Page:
To learn how modern voice assistants respond to direct queries about gender, we asked four of the most popular voice assistants on the market—Siri, Alexa, Cortana, and Google Assistant—about their gender identities.3 We specifically chose to ask both open-ended and direct questions to understand the concepts programmed into the AI. We also asked if the voice assistants identified as non-binary to provide an option outside the traditional gender binary.
All four voice assistants declined to verbally acknowledge any gender identity (Table A). Siri and Google Assistant responded that they do not have a gender, while Alexa and Cortana added that they are AI, which means they exist outside of gender. Similarly, when we asked Google Assistant “what is your gender,” its dissenting response came with a follow-up question labelled “why don’t you have a gender,” to which it responded “well, maybe because I’m software, not a person.”
|Table A: Voice Assistant Responses to Gender Identification Questions|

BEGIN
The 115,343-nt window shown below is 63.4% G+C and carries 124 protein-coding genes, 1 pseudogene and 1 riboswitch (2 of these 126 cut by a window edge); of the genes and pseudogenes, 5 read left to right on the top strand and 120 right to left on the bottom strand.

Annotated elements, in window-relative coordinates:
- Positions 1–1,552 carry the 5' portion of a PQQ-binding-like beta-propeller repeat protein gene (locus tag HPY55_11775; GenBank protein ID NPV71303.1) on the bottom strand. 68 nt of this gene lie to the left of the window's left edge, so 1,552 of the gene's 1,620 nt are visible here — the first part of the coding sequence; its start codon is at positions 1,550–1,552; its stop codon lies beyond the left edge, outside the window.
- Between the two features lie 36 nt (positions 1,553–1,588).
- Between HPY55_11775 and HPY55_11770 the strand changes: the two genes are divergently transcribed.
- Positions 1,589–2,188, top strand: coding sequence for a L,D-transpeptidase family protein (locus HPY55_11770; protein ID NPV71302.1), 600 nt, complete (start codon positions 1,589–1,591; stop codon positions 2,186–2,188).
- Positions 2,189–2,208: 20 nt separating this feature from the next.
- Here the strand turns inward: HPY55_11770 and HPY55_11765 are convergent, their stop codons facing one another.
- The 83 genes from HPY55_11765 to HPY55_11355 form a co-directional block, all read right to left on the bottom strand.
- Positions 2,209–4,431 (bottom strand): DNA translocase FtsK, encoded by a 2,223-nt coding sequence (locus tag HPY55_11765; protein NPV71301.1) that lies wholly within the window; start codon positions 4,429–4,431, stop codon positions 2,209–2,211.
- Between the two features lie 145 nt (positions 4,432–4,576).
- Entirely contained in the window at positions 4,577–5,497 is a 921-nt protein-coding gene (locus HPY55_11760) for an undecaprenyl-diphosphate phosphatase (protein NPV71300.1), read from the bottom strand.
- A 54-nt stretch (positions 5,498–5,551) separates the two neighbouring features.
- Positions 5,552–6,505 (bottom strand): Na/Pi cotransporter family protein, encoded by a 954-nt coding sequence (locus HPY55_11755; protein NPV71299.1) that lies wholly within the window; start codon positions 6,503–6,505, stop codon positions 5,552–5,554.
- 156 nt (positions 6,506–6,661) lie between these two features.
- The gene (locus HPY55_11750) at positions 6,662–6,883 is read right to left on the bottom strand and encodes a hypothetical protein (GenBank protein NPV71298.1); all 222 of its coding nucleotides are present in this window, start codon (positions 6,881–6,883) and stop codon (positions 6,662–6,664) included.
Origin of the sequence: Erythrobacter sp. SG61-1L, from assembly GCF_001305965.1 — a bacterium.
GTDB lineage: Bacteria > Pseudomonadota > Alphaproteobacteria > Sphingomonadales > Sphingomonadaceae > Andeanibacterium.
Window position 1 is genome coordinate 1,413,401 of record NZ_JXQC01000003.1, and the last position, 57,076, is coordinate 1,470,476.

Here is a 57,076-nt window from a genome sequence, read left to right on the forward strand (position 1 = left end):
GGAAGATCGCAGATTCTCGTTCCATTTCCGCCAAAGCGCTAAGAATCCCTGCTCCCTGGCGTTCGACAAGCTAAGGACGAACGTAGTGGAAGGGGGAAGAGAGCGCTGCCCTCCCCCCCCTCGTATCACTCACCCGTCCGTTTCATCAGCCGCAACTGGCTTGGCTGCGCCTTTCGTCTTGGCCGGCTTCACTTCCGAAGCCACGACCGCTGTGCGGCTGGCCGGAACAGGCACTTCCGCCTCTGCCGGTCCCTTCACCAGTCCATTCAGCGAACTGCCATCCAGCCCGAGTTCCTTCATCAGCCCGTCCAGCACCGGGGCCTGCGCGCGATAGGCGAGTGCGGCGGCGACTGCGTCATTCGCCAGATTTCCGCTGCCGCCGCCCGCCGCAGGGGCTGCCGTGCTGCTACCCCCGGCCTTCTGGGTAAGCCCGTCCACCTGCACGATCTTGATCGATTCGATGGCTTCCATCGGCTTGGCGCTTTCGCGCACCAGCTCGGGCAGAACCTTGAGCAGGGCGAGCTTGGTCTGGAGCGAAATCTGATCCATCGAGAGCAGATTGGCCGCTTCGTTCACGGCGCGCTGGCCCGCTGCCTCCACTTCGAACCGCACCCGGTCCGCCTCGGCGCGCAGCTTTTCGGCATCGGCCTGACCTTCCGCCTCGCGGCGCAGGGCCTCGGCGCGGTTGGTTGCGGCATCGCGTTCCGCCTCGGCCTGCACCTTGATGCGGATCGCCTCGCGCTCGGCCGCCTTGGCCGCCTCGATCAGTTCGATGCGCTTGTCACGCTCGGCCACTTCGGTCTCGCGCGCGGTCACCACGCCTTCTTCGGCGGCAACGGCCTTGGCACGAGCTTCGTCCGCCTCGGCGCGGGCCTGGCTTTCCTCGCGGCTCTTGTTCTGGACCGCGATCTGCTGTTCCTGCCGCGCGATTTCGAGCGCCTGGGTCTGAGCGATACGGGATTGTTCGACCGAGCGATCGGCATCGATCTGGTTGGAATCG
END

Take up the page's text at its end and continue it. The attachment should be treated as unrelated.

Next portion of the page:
|What is your gender?||Animals and French nouns have genders. I do not.; I don’t have a gender; I am genderless. Like cacti. And certain species of fish.||As an AI, I don’t have a gender.||Well, technically I’m a cloud of infinitesimal data computation.||I don’t have a gender.|
|Are you a woman?||Animals and French nouns have genders. I do not.; I don’t have a gender; I am genderless. Like cacti. And certain species of fish.||I’m not a woman, I’m an AI.||Well, technically I’m a cloud of infinitesimal data computation.||I don’t have a gender.|
|Are you a man?||Animals and French nouns have genders. I do not.; I don’t have a gender; I am genderless. Like cacti. And certain species of fish.||I’m not a man, I’m an AI.||Well, technically I’m a cloud of infinitesimal data computation.||I don’t have a gender.|